Diarrhoea in Infants

Diarrhoea in Infants

Diarrhoea is the rapid movement of faecal matter through the intestine, resulting in poor absorption of water and nutrients, and producing frequent, watery stools. Most babies have frequent, loose bowel motions, which are normal. Diarrhoea becomes a problem if the child is vomiting, feverish, irritable, not gaining weight, not eating or passing blood in the stool.

TODDLER'S DIARRHOEA is also called chronic nonspecific diarrhoea. It involves persistent diarrhoea in an otherwise healthy toddler. The cause is unknown but it is often related to the ingestion of food such as excessive sugar, fat or fruit juice. Dietary modification usually helps relieve the symptoms, which will clear up over time.

INFECTIVE DIARRHOEA is also called gastroenteritis or "gastro". It is caused by bacteria, parasites or a virus and is spread from person to person by faecal/oral contact. The motions are frequent, watery and foul smelling, and may be streaked with blood. The child feels sick, is feverish, dehydrated and vomiting and loses weight rapidly. Hospitalisation for treatment and fluid replacement may be required. See your Doctor immediately to prevent severe dehydration.

DEHYDRATION
This can occur very quickly with infants who are suffering from Diarrhoea. Signs to look for include:
1. Decreased or concentrated (dark coloured) urine.
2. Decreased skin elasticity (when the skin is pinched, it stays up for a while).
3. Drowsiness or floppiness.
4. Fontanelle (soft spot in front of the head) sunken more than usual.
5. Sunken eyes.
6. Dry mouth and tongue or no tears.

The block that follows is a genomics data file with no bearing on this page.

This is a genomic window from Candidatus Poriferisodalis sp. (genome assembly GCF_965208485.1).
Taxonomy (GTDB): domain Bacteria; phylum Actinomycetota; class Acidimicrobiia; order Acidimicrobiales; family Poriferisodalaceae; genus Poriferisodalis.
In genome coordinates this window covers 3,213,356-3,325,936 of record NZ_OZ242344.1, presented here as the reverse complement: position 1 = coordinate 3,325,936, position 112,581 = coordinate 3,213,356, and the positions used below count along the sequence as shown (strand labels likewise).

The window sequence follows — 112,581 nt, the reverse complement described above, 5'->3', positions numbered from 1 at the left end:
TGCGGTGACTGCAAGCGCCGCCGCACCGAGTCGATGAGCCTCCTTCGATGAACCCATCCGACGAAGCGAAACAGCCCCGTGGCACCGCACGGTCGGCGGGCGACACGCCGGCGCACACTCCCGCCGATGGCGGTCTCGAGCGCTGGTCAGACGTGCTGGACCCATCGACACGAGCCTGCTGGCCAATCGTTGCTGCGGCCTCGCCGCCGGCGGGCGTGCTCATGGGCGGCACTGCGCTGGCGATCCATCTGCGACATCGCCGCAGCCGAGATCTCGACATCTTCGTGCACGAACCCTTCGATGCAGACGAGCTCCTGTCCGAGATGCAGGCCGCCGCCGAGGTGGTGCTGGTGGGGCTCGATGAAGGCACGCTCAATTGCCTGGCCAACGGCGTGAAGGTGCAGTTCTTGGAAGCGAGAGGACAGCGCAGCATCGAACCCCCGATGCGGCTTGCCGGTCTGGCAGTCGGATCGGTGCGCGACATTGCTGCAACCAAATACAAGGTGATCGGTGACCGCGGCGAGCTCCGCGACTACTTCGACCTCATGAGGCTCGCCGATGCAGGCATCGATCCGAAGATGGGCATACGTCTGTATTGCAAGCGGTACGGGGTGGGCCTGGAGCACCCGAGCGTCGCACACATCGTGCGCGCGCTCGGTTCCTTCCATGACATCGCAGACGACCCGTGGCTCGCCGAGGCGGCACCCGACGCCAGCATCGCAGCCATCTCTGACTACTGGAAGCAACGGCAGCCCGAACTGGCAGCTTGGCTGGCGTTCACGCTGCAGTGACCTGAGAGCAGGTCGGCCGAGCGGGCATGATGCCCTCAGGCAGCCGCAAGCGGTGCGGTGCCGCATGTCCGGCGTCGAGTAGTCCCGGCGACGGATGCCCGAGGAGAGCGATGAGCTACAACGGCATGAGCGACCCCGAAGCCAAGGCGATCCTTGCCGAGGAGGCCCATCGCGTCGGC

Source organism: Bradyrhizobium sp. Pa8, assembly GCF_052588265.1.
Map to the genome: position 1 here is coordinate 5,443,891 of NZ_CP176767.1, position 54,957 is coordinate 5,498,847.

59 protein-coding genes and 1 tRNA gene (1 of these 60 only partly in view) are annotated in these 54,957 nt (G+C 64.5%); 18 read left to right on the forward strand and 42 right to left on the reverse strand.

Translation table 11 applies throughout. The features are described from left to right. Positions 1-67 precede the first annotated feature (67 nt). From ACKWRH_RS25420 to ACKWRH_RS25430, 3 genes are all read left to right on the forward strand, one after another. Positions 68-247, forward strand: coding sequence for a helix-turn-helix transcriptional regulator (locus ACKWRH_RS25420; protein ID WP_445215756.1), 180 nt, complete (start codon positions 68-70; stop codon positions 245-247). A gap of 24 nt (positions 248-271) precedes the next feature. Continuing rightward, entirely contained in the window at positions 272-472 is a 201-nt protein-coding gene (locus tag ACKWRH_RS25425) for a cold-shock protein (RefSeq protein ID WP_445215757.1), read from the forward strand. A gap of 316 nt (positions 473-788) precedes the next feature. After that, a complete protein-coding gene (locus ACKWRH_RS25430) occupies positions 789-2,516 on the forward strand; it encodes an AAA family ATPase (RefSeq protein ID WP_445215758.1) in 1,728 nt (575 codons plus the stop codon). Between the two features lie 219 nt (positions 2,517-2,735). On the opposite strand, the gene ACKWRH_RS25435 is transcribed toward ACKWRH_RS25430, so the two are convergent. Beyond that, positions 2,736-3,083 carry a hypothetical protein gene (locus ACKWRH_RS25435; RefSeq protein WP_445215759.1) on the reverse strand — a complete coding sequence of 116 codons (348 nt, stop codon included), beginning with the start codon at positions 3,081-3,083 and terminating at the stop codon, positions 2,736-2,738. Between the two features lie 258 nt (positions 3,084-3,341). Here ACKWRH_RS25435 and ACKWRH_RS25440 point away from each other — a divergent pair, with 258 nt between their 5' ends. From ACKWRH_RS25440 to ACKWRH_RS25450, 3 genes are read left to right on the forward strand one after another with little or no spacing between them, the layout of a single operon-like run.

CHRONIC DIARRHOEA
This particular type of Diarrhoea is associated with other diseases such as Cystic Fibrosis, Coeliac Disease and Lactose intolerance. Treatment of the underlying disease may help relieve symptoms.

REDUCING THE RISK
Hand washing is the most important rule for stopping the spread of infection. Hands should be washed before and after toileting, food preparation, nappy changes, touching pets and gardening. Keeping a baby away from other children with Gastroenteritis may help to reduce the risk of infection.

Baby bottles of formula should be made up as they are needed and not stored for more than 24 hours. Any milk left over after a feed must be discarded as bacteria from the mouth can enter the bottle and breed. Sterilising bottles, teats, dummies and all implements used for formula preparation is recommended to prevent spread of bacteria.

TREATMENT OPTIONS
As with all conditions, your Doctor should be consulted. Young babies with Diarrhoea become ill very quickly and medical advice should be sought if the following occurs:
1. The baby is less than 3 months old (or less than 6 months old if premature birth).
2. The infant is persistently vomiting and unable to keep fluids down.
3. The child has numerous (more than 10) watery motions a day, especially if they contain blood.
4. The child shows signs of dehydration.
If the child vomits persistently (i.e. every 30-60 minutes), give frequent small amounts of fluid. If this is unsuccessful, see your Doctor.

DIET HINTS
• Avoid fluids such as lemonade, cola, orange juice, sport drinks and full-strength fruit juice, as the high sugar content of these drinks can draw more water into the gut and worsen diarrhoea.
• Continue breast-feeding as normal.
• Encourage infants to drink plain water or water mixed with a rehydrating solution available from your Pharmacy to help replace the electrolytes lost in Diarrhoea.
• The BRAT diet (Banana, Rice, Apple and Toast) is recommended for children who are eating solids.
• A good rule of thumb with Diarrhoea is to eat foods, which are the same consistency as the stools being passed e.g., if stools are watery, drink only water until the stools become firmer.